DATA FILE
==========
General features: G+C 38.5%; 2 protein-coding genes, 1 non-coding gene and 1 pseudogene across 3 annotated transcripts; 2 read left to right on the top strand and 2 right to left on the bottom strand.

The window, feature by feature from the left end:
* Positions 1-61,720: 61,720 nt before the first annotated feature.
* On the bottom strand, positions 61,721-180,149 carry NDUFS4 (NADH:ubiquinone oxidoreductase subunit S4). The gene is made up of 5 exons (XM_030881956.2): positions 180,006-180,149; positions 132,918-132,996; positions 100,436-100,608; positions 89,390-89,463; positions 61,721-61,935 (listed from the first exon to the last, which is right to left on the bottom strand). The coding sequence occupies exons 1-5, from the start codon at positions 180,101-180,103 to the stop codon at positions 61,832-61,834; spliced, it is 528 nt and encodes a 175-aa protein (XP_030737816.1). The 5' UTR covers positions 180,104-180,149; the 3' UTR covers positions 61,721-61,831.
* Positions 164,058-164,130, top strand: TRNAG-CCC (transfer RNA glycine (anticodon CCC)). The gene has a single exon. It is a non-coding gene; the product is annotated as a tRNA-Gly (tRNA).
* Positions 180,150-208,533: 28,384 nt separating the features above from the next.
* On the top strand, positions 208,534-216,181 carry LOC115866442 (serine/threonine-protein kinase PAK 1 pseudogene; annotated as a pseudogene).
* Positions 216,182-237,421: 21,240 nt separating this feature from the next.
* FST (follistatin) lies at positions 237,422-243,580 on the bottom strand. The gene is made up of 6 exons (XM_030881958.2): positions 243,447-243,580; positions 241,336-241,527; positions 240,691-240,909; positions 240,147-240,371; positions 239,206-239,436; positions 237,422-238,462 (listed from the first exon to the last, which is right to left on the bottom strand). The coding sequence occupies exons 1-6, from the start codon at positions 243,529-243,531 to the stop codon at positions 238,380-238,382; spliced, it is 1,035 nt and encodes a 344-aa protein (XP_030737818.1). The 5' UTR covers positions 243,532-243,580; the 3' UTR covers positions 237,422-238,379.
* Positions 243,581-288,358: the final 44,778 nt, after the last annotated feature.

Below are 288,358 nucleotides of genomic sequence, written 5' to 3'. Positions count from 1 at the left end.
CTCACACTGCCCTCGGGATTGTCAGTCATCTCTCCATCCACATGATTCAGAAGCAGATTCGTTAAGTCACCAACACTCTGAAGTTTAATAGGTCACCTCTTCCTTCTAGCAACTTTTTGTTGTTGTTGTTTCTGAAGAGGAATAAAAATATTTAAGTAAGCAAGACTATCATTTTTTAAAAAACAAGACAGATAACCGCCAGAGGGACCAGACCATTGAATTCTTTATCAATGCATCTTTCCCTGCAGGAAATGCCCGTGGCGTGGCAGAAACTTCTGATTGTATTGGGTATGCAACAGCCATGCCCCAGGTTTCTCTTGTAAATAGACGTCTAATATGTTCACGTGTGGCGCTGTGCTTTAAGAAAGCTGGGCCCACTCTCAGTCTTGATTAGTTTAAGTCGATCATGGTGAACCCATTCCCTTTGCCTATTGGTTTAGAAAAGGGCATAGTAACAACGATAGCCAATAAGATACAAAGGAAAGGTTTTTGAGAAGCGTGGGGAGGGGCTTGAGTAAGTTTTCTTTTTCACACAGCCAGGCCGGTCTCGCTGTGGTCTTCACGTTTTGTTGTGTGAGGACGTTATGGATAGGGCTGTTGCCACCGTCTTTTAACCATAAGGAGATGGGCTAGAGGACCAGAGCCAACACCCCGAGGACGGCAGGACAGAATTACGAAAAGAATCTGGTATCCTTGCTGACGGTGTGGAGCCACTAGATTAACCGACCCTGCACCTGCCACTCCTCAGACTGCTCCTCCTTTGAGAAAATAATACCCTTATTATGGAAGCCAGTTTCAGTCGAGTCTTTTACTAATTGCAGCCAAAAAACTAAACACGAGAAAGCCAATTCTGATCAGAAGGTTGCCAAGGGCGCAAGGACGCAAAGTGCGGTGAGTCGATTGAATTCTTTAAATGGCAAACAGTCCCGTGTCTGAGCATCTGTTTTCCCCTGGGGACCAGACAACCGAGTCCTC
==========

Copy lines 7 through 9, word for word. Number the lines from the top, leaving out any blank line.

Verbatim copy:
* On the top strand, positions 208,534-216,181 carry LOC115866442 (serine/threonine-protein kinase PAK 1 pseudogene; annotated as a pseudogene).
* Positions 216,182-237,421: 21,240 nt separating this feature from the next.
* FST (follistatin) lies at positions 237,422-243,580 on the bottom strand. The gene is made up of 6 exons (XM_030881958.2): positions 243,447-243,580; positions 241,336-241,527; positions 240,691-240,909; positions 240,147-240,371; positions 239,206-239,436; positions 237,422-238,462 (listed from the first exon to the last, which is right to left on the bottom strand). The coding sequence occupies exons 1-6, from the start codon at positions 243,529-243,531 to the stop codon at positions 238,380-238,382; spliced, it is 1,035 nt and encodes a 344-aa protein (XP_030737818.1). The 5' UTR covers positions 243,532-243,580; the 3' UTR covers positions 237,422-238,379.